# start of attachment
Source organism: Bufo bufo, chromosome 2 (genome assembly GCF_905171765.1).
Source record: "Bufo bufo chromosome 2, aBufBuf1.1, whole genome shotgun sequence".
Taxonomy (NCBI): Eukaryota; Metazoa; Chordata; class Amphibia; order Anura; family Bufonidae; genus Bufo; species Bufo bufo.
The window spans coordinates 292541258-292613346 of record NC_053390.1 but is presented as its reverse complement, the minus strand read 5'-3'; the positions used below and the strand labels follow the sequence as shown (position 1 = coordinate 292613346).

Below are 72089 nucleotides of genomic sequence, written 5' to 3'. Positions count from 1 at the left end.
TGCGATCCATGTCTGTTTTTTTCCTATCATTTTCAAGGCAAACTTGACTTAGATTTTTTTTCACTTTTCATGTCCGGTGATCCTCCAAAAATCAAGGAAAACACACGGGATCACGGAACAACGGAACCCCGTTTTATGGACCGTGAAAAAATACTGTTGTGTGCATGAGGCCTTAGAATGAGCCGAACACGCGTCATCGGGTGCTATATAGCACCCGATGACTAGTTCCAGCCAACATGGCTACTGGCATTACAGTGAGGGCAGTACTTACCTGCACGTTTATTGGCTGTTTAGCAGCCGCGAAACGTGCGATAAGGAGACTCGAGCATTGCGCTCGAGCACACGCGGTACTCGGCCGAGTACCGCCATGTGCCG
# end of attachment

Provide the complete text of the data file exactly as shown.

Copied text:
Source organism: Bufo bufo, chromosome 2 (genome assembly GCF_905171765.1).
Source record: "Bufo bufo chromosome 2, aBufBuf1.1, whole genome shotgun sequence".
Taxonomy (NCBI): Eukaryota; Metazoa; Chordata; class Amphibia; order Anura; family Bufonidae; genus Bufo; species Bufo bufo.
The window spans coordinates 292541258-292613346 of record NC_053390.1 but is presented as its reverse complement, the minus strand read 5'-3'; the positions used below and the strand labels follow the sequence as shown (position 1 = coordinate 292613346).

Below are 72089 nucleotides of genomic sequence, written 5' to 3'. Positions count from 1 at the left end.
TGCGATCCATGTCTGTTTTTTTCCTATCATTTTCAAGGCAAACTTGACTTAGATTTTTTTTCACTTTTCATGTCCGGTGATCCTCCAAAAATCAAGGAAAACACACGGGATCACGGAACAACGGAACCCCGTTTTATGGACCGTGAAAAAATACTGTTGTGTGCATGAGGCCTTAGAATGAGCCGAACACGCGTCATCGGGTGCTATATAGCACCCGATGACTAGTTCCAGCCAACATGGCTACTGGCATTACAGTGAGGGCAGTACTTACCTGCACGTTTATTGGCTGTTTAGCAGCCGCGAAACGTGCGATAAGGAGACTCGAGCATTGCGCTCGAGCACACGCGGTACTCGGCCGAGTACCGCCATGTGCCG